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Crepe-Paper Pew Bouquet How-To

Martha Stewart Weddings, Spring 2010

Working with Crepe Paper

The grain of crepe paper follows the creases. Generally, cut your petals so that the grain of the paper runs along the center line; this will help the petals stay stiffer but will also let you stretch them and curl them. Sometimes you want a floppier response (for example, with some types of fringe for flower centers); in those cases, cut the petal with the grain running across.

The grain direction is indicated on each template with arrows.

Pulling the creases apart makes crepe paper curl and will help you shape petals and leaves; stretching the edges will make them ruffle. Experiment with scrap pieces to get a sense of how this works.

One packet of crepe paper goes quite a long way. Duplex works well for most flowers (it is thicker and often two toned), but standard crepe paper works as well and may be best for a more delicate, unstructured flower. Mixing the two adds a nice depth. Use green crepe paper or floral tape for covering stems.

Making the Petals

Note: Crepe-paper flowers are very forgiving. Petal and leaf shapes do not need to be exact -- feel free to cut freehand, using the templates as a general guide to size and shape. You can print the templates at different percentages to create other sizes of flowers.

Download the templates, print, and cut them out (if you want to make a stiffer template that's more durable and easier to cut around, paste it onto a bit of card stock before cutting it out).


Sheaths and Calyxes

Cut several leaves or petals at a time by stacking several pieces of crepe paper and cutting through all layers at once; it is much more efficient. To do this most accurately and efficiently, cut a strip across the grain about 1/2" taller than the pattern you are using; refold three times for single crepe (you'll end up with 8 thicknesses) or twice for duplex (4 thicknesses), then cut through all layers of the paper with sharp scissors.

Shaping the Petals

Fluting the Edges
If you stretch the very edge of the crepe paper, you will get a ruffled effect. To do this, hold the edge of the petal between the thumbs and forefingers of both hands, with your hands close together. Stretch the paper gently along the edge of the petal. Then shift your grip to a new spot, and repeat as necessary.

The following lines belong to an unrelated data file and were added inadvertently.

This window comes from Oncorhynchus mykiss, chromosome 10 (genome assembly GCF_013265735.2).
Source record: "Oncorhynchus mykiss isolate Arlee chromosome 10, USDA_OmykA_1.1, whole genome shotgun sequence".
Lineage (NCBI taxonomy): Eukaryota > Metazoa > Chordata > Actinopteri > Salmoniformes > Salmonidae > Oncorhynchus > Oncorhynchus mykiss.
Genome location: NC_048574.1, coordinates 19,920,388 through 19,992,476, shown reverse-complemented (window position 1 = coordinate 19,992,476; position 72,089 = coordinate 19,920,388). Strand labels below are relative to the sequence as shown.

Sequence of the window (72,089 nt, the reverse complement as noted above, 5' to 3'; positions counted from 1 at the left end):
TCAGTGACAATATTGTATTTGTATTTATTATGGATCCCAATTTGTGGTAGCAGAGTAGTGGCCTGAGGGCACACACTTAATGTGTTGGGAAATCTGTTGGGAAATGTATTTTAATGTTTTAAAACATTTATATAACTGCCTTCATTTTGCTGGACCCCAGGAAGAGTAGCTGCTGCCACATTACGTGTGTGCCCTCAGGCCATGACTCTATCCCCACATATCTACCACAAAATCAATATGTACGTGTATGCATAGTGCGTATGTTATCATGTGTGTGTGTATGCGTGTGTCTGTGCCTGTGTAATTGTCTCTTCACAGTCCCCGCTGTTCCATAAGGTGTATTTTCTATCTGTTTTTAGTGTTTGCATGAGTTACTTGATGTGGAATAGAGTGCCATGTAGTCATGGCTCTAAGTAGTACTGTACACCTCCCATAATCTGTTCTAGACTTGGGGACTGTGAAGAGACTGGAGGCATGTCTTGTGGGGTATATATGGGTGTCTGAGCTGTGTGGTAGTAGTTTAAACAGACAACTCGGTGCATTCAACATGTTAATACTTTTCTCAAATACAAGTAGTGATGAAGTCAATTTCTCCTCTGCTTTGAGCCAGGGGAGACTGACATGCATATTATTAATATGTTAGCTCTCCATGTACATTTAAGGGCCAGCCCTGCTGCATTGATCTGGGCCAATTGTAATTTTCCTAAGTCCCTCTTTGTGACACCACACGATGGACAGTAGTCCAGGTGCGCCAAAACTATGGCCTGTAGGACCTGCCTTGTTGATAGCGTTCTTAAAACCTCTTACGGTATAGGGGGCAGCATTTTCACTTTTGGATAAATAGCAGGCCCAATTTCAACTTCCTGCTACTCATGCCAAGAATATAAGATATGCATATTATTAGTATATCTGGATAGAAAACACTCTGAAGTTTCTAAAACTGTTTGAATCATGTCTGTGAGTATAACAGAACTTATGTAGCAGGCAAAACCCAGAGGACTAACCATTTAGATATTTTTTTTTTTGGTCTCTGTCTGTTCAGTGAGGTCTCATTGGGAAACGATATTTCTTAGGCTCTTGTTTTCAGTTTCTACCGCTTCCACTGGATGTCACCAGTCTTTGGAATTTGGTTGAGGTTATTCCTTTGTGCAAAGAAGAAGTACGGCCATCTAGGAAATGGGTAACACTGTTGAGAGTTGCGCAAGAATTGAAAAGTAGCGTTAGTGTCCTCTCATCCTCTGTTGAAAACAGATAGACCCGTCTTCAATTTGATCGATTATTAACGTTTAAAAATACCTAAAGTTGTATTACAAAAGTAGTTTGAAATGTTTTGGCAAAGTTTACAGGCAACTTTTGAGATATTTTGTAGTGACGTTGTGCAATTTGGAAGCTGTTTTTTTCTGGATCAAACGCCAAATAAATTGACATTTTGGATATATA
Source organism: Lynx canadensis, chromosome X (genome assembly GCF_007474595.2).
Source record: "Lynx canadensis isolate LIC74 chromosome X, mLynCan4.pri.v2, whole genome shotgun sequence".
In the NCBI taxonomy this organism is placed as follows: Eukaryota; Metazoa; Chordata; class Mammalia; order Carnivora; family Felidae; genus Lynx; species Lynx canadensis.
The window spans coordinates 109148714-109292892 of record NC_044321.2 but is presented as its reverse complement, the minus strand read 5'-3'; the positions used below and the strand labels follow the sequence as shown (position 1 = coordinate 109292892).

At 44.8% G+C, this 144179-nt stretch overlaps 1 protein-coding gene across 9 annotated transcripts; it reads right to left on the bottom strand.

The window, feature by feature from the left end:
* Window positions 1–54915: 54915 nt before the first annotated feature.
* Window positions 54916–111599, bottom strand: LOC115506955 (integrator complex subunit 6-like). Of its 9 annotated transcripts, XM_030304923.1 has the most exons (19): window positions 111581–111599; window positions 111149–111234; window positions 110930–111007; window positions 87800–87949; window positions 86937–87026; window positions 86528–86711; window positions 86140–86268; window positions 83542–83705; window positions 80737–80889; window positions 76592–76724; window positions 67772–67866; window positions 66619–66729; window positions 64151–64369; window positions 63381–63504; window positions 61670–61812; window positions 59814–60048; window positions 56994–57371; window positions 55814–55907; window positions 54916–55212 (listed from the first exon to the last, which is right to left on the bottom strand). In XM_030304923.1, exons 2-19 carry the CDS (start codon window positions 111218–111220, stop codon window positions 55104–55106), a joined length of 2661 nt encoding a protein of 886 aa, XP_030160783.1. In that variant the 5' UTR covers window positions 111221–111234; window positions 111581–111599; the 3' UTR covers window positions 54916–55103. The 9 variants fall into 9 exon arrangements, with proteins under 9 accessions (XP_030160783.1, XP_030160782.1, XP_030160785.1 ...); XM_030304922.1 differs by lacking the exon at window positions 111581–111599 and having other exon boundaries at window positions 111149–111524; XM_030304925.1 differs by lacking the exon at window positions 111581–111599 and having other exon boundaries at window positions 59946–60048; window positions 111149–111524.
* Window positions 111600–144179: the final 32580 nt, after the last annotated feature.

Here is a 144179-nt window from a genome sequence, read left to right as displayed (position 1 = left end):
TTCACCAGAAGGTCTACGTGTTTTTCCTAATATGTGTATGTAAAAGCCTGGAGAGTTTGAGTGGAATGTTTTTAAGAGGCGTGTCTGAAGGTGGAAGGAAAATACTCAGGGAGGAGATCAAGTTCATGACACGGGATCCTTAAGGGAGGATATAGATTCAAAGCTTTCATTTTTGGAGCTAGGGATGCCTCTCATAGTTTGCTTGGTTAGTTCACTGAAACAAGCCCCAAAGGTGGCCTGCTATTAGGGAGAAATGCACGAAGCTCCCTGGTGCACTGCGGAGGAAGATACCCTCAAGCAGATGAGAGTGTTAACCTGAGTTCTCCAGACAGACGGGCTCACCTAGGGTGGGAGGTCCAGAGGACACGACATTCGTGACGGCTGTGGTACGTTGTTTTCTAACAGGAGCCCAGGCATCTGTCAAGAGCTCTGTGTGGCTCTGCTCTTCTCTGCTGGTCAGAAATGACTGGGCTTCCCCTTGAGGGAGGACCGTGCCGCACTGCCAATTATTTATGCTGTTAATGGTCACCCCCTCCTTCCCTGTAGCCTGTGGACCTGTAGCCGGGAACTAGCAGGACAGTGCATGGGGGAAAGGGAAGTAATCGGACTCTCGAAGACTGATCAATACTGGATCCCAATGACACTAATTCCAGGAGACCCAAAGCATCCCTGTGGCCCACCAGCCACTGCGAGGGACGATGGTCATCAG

Cupping Petals
Hold either side of a petal with your thumbs and forefingers. Gradually stretch the entire width of the petal by pulling outward, using your thumbs to push into the center of the petal and your forefingers to stretch the paper away from the thumbs. The petal will curve away from your thumbs; this will give the petal a more dimensional shape--as you would see on a real rose petal. Experiment with cupping at the top, the base, or halfway down the petal.

You can curl the crepe paper with the edge of a pair of scissors (as if you were using curling ribbon); just drag the blade of the scissors along the grain, pressing the paper gently against the blade with your thumb.

Photograph by Gia Canali Photography

Making Flower Centers

All flowers start with a ball center; this provides something to attach the petals to. Start with a small ball of scrap paper (1/4 inch or slightly larger) and a square of crepe paper (1 1/2 inches or larger). Use larger sizes for larger flowers.

Spread a generous amount of white glue over the wrong side of the crepe-paper square. Bend one end of a floral-wire stem into a small loop. Place the ball of paper on the loop, and wrap the crepe-paper square over the ball (glue side down); then twist the paper around the wire stem. Let dry.

Reinforce the center by cutting a short, thin strip of green crepe paper (or use floral wire); apply glue to one side, and wrap one end around the base of the ball; then wrap it straight around the twisted section of the crepe paper a couple of times, and then wrap it at a diagonal to about 3/4 inch beyond the crepe paper. Cut away excess.

From here you can expand on the center by wrapping a strip of fringed paper or a calyx shape around the center, gluing in place along the bottom edge.


For a fringed center (as for a poppy), cut the crepe paper into a strip across the grain (it should be wide enough to extend above the ball a bit, as well as wrap around to the bottom). Stretch the strip fully for a fine fringe and less so for a coarse one. Fold the strip in half, end to end, and cut a fringe in one long side. Wrap it around the flower center, gluing the uncut side to the center ball.

Attaching Petals

To attach your first petal, glue the inside bottom edge to the base of your flower center (since this is the inner ring, the level at which you place the petal will determine how much of the center is showing on this flower; each subsequent row will travel down the ball toward the stem). Attach the next petal on the same level so that it slightly overlaps the first, beside it. Continue around the flower. If you want a second ring of petals, choose larger shapes and glue them slightly below the level of the first ring.

Glue a short 1/2-inch-wide strip of green crepe paper around the base of the petals to cover any raw edges.

If you like, add some sheath shapes cut from green crepe paper for a realistic base for your flower.

Wrapping the Wire Stems

To cover the stems, cut long strips of green crepe paper, 1/2-inch-wide, across the grain, or use green floral tape.

Apply glue to the outside of the flower base. Tightly wrap the end of a crepe-paper strip around it 2 or 3 times, then wind it around the wire stem, stretching slightly. Just before the bottom of the stem, apply glue to the back of the strip, and twist tightly to wire, twisting to about 1 inch beyond the end of the stem.

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